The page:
“But the Consul’s brow was sad, and the Consul’s speech was low,
And darkly looked he at the wall, and darkly at the foe.
“Their van will be upon us before the bridge goes down;
And if they once might win the bridge, what hope to save the town?”
Then out spake brave Horatius, the Captain of the Gate:
“To every man upon this earth, death cometh soon or late;
And how can man die better than facing fearful odds,
For the ashes of his fathers, and the temples of his Gods.
Hew down the bridge, Sir Consul, with all the speed ye may!
I, with two more to help me, will hold the foe in play.
In yon strait path, a thousand may well be stopped by three:
Now, who will stand on either hand and keep the bridge with me?’
Back darted Spurius Lartius; Herminius darted back:
And as they passed, beneath their feet they felt the timbers crack.
But when they turned their faces, and on the further shore
Saw brave Horatius stand alone, they would have crossed once more.
But with a crash like thunder fell every loosened beam,
And, like a dam, the mighty wreck lay right athwart the stream:
And a loud shout of triumph rose from the walls of Rome,
As to the highest turret-tops was splashed the yellow foam.
Alone stood brave Horatius, but constant still in mind;
Thrice thirty thousand foes before, and the broad flood behind.
“Down with him!” cried false Sextus, with a smile on his pale face.
“Now yield thee”, cried Lars Porsena, “now yield thee to our grace!”
Round turned he, as not deigning those craven ranks to see;
Nought spake he to Lars Porsena, to Sextus nought spake he;
But he saw on Palatinus the white porch of his home;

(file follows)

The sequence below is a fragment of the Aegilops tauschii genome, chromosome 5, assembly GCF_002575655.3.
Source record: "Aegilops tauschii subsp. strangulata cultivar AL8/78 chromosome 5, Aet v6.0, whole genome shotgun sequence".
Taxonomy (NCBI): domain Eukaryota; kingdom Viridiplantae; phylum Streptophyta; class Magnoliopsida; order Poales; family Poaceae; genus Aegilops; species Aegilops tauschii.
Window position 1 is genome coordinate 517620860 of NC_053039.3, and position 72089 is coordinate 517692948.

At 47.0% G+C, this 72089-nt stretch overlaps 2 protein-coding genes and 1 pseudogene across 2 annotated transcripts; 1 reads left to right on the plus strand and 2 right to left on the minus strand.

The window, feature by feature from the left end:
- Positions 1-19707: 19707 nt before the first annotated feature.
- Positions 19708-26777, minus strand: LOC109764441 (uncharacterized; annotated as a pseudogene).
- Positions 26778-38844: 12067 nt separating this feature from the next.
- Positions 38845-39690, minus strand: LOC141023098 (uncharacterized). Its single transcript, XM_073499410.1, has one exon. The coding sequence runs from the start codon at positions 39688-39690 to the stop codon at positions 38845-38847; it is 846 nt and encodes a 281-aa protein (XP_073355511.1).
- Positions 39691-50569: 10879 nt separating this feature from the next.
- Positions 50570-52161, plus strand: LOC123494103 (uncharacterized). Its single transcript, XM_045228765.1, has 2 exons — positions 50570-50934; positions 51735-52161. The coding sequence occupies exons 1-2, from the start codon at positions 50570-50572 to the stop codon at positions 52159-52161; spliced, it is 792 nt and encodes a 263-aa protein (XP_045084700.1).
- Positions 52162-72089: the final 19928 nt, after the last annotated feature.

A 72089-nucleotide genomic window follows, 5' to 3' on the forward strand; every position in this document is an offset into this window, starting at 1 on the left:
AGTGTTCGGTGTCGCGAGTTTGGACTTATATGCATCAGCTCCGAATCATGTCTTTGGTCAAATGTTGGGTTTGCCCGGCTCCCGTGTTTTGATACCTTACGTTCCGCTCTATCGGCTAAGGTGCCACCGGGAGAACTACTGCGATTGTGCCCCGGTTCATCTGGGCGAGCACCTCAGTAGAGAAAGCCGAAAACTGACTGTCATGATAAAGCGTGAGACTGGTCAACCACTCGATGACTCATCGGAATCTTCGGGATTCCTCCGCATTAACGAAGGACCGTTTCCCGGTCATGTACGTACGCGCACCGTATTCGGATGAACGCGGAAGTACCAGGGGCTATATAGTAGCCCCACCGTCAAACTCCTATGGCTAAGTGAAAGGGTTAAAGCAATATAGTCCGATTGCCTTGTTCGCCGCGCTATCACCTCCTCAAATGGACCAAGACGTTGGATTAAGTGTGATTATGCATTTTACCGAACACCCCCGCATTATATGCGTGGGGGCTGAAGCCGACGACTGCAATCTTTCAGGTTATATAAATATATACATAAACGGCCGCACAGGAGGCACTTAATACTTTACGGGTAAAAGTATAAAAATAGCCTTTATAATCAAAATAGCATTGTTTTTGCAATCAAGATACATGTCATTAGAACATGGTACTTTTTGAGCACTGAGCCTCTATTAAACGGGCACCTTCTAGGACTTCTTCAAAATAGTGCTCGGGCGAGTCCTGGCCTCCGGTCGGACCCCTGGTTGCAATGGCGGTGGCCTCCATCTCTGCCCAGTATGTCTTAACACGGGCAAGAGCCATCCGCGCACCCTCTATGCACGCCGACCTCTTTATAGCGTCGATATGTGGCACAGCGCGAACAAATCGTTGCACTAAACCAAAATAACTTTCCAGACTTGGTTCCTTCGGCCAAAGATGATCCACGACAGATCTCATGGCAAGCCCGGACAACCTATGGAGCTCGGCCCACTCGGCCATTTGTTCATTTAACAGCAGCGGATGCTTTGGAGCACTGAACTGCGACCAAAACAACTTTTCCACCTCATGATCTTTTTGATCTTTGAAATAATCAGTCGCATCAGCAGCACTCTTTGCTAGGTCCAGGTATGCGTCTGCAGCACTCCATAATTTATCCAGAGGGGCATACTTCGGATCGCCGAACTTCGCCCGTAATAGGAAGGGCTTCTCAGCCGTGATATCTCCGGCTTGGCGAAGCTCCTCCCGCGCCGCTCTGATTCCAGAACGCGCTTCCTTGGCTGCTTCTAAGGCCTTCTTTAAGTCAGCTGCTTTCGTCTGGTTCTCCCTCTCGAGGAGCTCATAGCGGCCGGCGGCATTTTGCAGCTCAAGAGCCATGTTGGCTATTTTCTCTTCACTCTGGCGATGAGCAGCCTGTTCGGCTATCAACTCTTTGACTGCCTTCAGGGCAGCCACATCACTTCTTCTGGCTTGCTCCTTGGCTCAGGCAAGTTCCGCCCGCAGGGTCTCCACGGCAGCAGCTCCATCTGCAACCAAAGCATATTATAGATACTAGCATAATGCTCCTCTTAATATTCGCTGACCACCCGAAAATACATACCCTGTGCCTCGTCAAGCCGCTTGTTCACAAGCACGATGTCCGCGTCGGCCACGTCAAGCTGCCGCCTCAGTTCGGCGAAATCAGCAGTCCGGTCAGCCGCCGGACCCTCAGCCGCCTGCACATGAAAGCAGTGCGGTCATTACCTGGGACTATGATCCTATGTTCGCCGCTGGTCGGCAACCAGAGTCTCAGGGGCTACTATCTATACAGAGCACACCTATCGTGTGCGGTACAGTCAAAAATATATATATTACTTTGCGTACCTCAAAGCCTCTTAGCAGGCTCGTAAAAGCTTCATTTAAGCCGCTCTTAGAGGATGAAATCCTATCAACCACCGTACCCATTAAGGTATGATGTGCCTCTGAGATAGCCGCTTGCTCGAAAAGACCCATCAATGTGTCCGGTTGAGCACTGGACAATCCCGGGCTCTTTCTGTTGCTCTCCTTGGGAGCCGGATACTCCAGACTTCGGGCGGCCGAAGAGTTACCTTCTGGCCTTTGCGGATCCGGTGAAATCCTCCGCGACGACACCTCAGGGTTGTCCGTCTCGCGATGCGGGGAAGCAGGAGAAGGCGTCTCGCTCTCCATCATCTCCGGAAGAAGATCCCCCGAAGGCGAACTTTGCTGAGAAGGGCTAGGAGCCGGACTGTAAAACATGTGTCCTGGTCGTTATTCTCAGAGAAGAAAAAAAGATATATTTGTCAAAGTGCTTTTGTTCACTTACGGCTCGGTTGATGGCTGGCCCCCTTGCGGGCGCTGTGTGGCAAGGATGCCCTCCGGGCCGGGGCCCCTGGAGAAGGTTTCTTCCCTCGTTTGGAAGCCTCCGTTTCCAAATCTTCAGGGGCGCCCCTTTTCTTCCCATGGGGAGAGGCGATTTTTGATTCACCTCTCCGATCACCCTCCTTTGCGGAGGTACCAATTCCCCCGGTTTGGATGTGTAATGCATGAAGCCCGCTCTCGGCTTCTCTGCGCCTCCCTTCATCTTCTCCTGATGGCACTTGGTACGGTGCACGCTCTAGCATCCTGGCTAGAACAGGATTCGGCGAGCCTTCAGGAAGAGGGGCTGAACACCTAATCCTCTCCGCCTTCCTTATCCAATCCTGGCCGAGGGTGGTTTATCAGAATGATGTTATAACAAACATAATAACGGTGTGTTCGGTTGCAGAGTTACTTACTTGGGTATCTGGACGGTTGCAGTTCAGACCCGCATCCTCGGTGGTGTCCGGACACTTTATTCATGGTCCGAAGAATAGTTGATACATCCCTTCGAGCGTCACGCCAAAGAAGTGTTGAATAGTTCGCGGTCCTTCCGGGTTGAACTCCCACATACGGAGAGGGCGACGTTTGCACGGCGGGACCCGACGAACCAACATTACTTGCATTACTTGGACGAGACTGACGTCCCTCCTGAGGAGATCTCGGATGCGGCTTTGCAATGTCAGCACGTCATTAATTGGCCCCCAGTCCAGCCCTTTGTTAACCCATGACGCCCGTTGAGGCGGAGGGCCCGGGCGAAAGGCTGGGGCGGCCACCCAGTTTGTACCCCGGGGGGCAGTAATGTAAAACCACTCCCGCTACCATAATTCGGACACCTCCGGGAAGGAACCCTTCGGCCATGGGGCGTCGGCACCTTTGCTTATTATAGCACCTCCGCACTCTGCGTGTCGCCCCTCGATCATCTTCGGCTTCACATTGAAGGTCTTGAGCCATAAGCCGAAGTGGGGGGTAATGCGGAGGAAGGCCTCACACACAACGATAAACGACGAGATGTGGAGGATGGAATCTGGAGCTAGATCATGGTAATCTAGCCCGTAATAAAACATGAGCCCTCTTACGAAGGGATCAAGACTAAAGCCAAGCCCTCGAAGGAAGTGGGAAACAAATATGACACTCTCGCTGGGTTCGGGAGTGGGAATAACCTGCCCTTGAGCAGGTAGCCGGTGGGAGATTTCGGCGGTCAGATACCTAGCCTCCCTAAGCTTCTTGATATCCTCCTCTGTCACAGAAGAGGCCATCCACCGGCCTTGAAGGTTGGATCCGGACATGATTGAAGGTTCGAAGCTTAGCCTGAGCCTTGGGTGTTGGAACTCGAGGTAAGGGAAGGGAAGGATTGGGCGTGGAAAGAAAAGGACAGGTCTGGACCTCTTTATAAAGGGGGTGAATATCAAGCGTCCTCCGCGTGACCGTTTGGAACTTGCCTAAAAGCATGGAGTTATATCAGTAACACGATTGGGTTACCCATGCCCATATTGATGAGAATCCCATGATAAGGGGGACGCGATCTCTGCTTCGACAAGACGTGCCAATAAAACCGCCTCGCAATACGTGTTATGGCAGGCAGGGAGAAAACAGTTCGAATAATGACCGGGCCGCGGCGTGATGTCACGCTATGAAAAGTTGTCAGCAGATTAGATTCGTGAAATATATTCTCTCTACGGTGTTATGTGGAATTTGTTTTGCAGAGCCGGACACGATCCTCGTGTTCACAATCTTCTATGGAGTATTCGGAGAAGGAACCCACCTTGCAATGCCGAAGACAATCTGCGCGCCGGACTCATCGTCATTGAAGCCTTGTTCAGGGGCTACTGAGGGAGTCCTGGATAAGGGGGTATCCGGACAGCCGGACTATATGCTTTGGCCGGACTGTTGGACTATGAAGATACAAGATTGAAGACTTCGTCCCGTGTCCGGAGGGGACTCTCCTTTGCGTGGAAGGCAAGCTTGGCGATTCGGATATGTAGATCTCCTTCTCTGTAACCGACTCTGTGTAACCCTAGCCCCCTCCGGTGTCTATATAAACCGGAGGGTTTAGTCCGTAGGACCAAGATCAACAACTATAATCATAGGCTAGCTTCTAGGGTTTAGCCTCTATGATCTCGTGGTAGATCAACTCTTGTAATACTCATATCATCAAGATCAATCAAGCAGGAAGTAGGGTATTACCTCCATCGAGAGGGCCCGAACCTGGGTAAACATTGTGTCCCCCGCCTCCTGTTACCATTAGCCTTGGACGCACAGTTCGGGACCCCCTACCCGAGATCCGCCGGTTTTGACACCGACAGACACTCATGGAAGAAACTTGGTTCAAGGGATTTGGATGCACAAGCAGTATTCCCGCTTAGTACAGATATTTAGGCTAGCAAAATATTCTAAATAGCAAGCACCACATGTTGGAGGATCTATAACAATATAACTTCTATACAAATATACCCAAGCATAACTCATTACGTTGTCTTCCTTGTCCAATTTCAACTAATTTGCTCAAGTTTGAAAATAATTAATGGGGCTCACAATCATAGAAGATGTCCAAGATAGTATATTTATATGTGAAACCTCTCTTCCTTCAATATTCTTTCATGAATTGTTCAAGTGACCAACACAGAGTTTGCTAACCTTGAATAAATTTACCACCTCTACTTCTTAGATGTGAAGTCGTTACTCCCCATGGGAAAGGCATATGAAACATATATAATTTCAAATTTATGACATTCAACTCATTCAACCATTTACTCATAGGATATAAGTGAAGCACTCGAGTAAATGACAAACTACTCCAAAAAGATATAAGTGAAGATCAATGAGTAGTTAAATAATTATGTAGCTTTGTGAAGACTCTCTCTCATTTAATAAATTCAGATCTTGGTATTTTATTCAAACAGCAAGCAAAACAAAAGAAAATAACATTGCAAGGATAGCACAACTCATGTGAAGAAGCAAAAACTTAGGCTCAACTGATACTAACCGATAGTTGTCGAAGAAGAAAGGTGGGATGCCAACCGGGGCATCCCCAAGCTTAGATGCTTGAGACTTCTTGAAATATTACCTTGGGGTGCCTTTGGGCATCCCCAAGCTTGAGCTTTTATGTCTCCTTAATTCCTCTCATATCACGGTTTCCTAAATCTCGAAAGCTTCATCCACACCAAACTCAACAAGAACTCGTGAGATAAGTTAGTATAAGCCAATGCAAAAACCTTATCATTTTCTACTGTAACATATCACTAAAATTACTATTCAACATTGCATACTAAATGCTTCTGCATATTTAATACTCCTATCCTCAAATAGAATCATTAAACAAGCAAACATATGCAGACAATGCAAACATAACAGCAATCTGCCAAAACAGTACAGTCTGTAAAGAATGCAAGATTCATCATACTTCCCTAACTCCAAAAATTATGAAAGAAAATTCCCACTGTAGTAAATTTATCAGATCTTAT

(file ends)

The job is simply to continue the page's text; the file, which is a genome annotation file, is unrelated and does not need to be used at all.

And he spake to the noble river that rolls by the towers of Rome.
“Oh Tiber, father Tiber, to whom the Romans pray,
A Roman’s life, a Roman’s arms, take thou in charge this day!”
So he spake and, speaking, sheathed the good sword by his side,
And, with his harness on his back, plunged headlong in the tide.
No sound of joy or sorrow was heard from either bank;
But friends and foes in dumb surprise, with parted lips and straining eyes,
Stood gazing where he sank;
And when above the surges they saw his crest appear,
All Rome sent forth a rapturous cry, and even the ranks of Tuscany
Could scarce forbear to cheer.
Never, I ween, did swimmer, in such an evil case,
Struggle through such a raging flood safe to the landing place:
But his limbs were borne up bravely by the brave heart within,
And our good father Tiber bare bravely up his chin.
And still his name sounds stirring unto the men of Rome,
As the trumpet-blast that calls to them to charge the Volscian home;
And wives still pray to Juno for boys with hearts as bold
As his who kept the bridge so well in the brave days of old.
Choice parts of Horatius at the bridge
From Ancient Lays of Rome
Lord Thomas Babington Macaulay